For our 10th anniversary, African Ancestry is exploring the African influence on various areas of African American life today. This month our focus is art.
Our most personal and innate connections to Africa often happen in artistic ways that are subtle and unrecognized. We don’t even realize that there are spiritual beliefs and social purposes that have historically and ancestrally belied the art in our world. From the brightly colored, highly patterned fashions we wear to the “bling” we sport to the tattoos that adorn our bodies, we are Africa.
What do you think of when you think of African art? Do you think conceptually in terms of color, pattern and symbolism? Or do you imagine objects such as jewelry, sculpture and fabric? One of the first things that comes to mind for me is African masks.
Do you know that masks are an African tradition-based art that were actually functional items? They weren’t created to hang on walls, which is how we experience them today. They held unique significance, were worn on various parts of the body and were “danced” during every day rituals and special ceremonies to represent the spirits of ancestors.
Ask any Black man which African tribe he thinks he is from and there’s a good chance that he will say “Mandingo”! The 1976 film is often the impetus for this response.
Do you know that the true Mandinka reputation is one of being fierce, highly skilled warriors? They founded the Mali Empire in the 13th century. Traditionally, the Mandinka face mask is worn by men in Senegal, Gambia and Mali and represents strength, courage, virility and male tribal roles. It is made out of materials such as animal skin, tree bark and calabash and frequently adorned with cowrie shells. Pierced ears are another common feature of the Mandinka mask.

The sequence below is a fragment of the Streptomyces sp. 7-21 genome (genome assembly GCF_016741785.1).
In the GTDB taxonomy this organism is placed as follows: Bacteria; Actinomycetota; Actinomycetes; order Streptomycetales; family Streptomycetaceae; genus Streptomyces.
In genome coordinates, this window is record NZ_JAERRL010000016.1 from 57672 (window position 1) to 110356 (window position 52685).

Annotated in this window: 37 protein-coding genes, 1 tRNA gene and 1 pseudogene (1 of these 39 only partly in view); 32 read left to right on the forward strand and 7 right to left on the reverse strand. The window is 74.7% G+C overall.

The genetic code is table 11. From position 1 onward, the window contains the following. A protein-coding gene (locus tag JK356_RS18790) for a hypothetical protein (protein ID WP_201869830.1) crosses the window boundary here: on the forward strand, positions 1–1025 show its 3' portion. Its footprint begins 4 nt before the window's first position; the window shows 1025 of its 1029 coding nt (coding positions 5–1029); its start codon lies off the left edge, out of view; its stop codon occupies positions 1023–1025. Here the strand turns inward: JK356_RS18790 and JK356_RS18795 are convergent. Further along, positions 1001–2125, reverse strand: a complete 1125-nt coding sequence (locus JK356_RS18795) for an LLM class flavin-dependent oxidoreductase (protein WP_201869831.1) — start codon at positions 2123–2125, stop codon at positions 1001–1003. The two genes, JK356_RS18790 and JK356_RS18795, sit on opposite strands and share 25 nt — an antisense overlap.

(Mandinka mask courtesy of gallerie Sowei)
Mothers play a special role in African and African American families. Big Mama, Ma’dear and Nana are revered for their female power and wisdom.
Do you know that Yoruba men of Nigeria wear Gelede masks during a special celebration that honors women? The celebration recognizes the power of women as elders in the society. The Gelede mask is worn on the head while the male dancer calls on divine spirits for protection and blessing. Facial adornments are a consistent feature in this mask.
(Gelede mask courtesy of gallerie Sowei)
One of the ancestries that we find most often for African Americans is Mende from Sierra Leone. A large number of enslaved Mende were taken from Africa to farm rice plantations in South Carolina and Georgia.
Do you know that Mende women have a secret society, Sande, which initiates girls into womanhood? The Sande society is lead by an elder who is the “Sowei”. She wears the Sowei helmet mask, the only mask worn by women. It embodies the ideals of Mende culture including wisdom, health, elegance and serenity. Rites of passage programs in our communities are often modeled after the Sande and Poro (male) societies.
(Sowei sculpture courtesy of gallerie Sowei)
Africa is in you! I encourage you to celebrate the art of your ancestry and explore the places that it lives and can live in your life. Share your favorite African and African American art with us at email@example.com or facebook.com/africanancestry.